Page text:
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Helping stroke survivors translate VR into real life



"Our ambitions are in delivering improvements for them with their aphasia."

“Sat on elephant. Swam on turtle. Dancing in Tardis.”

While this may sound like something from a particularly crazy dream, for stroke survivors, this is a reality – or rather virtual reality – which is delivering measurable benefits to their recovery.

Through accessing EVA Park, the world’s first multi-user online world, people with aphasia across the globe are being given unique opportunities to re-learn and practice their speech, while also developing social connections and confidence.

So while social interactions and venturing out to the shops may seem a daunting prospect in everyday life, in EVA Park, users can enjoy a carefree trip to the hairdresser, bar or disco, or even go dancing in the Tardis, should they wish.

And by being enabled to do so in the safety of a virtual environment, evidence is showing that this progress with speech is, for many users, being replicated in the real world.

“That’s the holy grail, for people to practice the contexts and develop their skills and then introduce them into real life,” says Professor Jane Marshall, who has led the research from the beginning of the project in 2012.

“So if you want to go to a cafe, you can practice in EVA Park and then translate that into a real life environment.”

And the statistics are showing that to be the case, with studies revealing many people with aphasia see an improvement in functional communication after using EVA Park, which has been pioneered by City, University of London.

Through the creation of avatars, which then live out whatever adventures they wish in EVA Park, interacting with fellow avatars along the way, improvements are being seen in areas of speech including story telling skills and word retrieval.

“We’ve had a very positive response but I think a big part of it is because it’s a huge laugh, it’s very sunny and joyful, as well as being slightly bonkers,” says Professor Marshall, whose background is in speech and language therapy.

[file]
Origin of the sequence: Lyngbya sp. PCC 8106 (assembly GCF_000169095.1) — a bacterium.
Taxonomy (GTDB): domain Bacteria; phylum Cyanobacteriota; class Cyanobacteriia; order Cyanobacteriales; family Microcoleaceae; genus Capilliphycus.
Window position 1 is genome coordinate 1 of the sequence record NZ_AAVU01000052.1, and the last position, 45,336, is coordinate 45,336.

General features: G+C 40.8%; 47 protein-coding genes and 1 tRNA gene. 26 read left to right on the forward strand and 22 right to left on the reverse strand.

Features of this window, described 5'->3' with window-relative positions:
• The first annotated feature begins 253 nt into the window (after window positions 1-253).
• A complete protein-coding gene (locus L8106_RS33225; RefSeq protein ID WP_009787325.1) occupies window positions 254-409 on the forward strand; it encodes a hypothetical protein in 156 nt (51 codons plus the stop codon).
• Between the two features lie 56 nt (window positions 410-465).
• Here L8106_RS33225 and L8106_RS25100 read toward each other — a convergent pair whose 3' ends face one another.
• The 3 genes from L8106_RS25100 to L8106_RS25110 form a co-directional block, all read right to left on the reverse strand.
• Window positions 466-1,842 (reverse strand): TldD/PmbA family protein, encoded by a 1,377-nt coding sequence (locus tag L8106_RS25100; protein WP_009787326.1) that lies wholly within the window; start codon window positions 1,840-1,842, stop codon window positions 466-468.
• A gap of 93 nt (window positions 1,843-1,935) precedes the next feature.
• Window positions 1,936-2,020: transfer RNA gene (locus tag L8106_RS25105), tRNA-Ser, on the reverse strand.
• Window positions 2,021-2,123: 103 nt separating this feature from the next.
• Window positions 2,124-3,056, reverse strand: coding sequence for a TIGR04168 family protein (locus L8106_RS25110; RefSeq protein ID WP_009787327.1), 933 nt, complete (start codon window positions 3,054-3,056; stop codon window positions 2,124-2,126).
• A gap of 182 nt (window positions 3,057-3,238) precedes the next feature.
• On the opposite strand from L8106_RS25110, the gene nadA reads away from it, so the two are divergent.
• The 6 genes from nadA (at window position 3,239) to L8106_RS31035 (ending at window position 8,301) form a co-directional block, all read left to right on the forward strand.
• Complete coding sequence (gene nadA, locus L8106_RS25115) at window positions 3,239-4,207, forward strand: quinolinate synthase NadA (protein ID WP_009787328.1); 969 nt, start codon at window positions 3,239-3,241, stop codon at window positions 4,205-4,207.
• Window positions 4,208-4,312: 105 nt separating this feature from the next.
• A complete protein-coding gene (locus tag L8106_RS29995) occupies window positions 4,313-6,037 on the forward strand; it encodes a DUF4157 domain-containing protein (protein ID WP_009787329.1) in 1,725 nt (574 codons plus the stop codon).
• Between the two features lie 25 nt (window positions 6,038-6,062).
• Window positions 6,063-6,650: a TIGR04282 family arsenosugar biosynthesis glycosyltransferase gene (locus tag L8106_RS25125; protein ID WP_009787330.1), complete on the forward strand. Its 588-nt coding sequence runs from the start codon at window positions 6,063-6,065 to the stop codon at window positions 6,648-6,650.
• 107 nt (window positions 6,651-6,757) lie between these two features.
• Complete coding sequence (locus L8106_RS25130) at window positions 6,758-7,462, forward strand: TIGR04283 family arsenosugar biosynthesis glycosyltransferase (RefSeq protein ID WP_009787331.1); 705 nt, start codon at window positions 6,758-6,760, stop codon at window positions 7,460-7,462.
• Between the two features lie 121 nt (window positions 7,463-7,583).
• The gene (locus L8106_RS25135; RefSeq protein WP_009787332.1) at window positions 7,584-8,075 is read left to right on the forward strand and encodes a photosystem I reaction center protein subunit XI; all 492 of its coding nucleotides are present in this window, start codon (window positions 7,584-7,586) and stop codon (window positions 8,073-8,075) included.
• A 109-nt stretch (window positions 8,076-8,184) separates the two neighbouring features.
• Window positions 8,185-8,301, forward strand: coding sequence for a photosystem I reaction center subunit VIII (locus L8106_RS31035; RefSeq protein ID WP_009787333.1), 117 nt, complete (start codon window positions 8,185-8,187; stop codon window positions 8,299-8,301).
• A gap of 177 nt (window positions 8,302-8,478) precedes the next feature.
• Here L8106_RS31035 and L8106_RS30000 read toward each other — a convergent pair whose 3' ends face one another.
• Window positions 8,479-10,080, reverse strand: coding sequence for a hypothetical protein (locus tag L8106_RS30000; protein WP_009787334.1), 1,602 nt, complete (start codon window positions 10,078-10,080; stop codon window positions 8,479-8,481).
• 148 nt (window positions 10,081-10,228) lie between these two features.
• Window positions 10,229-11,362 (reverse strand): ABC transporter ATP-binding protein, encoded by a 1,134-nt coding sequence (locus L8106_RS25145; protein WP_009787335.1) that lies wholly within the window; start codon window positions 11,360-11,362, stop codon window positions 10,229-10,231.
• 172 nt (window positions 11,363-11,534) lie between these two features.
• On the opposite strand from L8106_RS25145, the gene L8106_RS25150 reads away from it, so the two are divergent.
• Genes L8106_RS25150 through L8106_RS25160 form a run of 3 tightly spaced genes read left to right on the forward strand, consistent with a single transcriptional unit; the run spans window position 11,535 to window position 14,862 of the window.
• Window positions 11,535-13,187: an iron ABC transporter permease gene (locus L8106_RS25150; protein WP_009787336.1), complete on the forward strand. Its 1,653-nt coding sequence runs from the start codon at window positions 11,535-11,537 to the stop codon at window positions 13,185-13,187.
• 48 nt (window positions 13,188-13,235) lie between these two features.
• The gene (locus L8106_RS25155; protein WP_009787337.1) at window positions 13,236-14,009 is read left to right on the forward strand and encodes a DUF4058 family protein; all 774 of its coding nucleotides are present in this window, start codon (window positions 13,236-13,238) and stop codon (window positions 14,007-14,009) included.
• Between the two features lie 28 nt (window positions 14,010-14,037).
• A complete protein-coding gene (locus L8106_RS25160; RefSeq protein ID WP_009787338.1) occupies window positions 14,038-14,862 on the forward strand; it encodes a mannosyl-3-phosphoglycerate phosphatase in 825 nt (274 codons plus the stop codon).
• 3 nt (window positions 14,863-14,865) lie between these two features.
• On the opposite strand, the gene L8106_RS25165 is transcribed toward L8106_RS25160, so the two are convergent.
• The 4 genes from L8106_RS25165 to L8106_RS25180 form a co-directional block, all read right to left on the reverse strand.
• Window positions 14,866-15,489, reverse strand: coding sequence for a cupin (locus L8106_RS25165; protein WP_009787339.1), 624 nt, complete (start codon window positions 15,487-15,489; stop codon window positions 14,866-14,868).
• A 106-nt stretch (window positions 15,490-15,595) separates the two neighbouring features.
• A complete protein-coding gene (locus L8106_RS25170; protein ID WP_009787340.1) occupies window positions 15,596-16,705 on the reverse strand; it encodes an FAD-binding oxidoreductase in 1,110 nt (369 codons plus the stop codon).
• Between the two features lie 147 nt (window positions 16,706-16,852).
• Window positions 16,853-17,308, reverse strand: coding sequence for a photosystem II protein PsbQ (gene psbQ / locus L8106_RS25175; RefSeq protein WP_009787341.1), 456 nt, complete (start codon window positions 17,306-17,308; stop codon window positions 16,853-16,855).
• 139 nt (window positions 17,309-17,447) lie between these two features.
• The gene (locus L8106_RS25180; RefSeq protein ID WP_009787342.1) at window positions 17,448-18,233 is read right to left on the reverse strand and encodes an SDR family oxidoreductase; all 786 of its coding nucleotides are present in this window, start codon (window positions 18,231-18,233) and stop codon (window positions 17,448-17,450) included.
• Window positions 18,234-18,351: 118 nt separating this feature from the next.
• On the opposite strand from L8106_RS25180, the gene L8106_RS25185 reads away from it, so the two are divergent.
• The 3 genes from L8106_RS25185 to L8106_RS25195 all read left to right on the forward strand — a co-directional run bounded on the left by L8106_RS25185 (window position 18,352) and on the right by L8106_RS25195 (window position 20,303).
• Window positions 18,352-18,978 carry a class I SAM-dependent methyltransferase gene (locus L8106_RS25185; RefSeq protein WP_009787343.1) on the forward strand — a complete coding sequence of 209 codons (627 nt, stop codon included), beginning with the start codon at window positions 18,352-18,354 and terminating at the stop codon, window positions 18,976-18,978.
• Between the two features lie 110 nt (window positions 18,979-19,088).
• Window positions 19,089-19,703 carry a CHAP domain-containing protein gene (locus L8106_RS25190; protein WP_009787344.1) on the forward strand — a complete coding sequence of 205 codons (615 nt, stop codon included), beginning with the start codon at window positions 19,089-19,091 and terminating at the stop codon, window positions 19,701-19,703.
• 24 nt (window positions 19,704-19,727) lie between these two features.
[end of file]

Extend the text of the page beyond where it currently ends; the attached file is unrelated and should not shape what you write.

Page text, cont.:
“While it’s a simulation of a real world environment, you can also get the opportunity to do crazy things, such as our participant who sat on the elephant, swam on the turtle and danced in the Tardis.

“Your avatar can be whoever you want to be. You can go wild. We have some rather matronly ladies in their 60s whose avatars have mohican haircuts, and why not?

“But I think the impact of that can be very powerful – one man told us it was like being on holiday, there is the same kind of escapism through being in EVA Park from experiencing aphasia in everyday life.

“Another, who had paralysis down one side of his body after his stroke, told us that he loved how this wasn’t who he was in EVA Park and his avatar could walk, fly and roller skate.”

The development of EVA Park came from the recognition that an online-based activity may bring people together in ways that would not always happen in real life – an approach typified by the restrictions caused by the COVID-19 pandemic.

“If you’re going to groups and have to travel some distance, that can be costly, and it can sometimes be difficult for therapists to get to patients if people live in remote areas of the world,” says Professor Marshall.

“In Australia, for example, we have people using EVA Park who live very remotely, so probably wouldn’t travel to use it, but because they can do it at home on their screen – it’s not an immersive experience, so they don’t even need a headset – it’s very accessible.

“Through operating in a virtual world, there are no restrictions, so it’s also a world away from the pandemic. And while many people have turned to technology over the past year, we have always recognised its benefits in therapy and that is why we created EVA Park.”

Since the development of EVA Park in 2012, the use of technology in therapy has become more widely recognised and used, which, says Professor Marshall, will continue to deliver benefits.

“I think technology in its widest sense has a huge contribution to make for people who have had a stroke,” she says.

“There are many mainstream technologies in use now, such as word prediction technology, which can help enormously. Therapists are using apps and technology much more than ever before, and that’s an important strand.

“And there are great benefits in delivering therapy sessions remotely through using Zoom, Skype or Teams, which are really being seen at the moment. So technology has a huge role to play.

“I think EVA Park occupies a place in that spectrum, but probably at the smaller end of the scale, and we inject a bit of fun in there too.”

While the platform has users from as far afield as the United States, Australia and the Bahamas and has been hailed for the quality of its creation and outcomes, Professor Marshall says the goal is improving the lives of its users rather than global expansion.

“We are international, but we are small. We’re university researchers rather than Apple and just don’t have the infrastructure to make the software available to a huge global user community,” she says.

“However, we are very happy with what we are doing and the groups we are working with, and our ambitions are in delivering improvements for them with their aphasia. If we are doing that, then we are very happy.”


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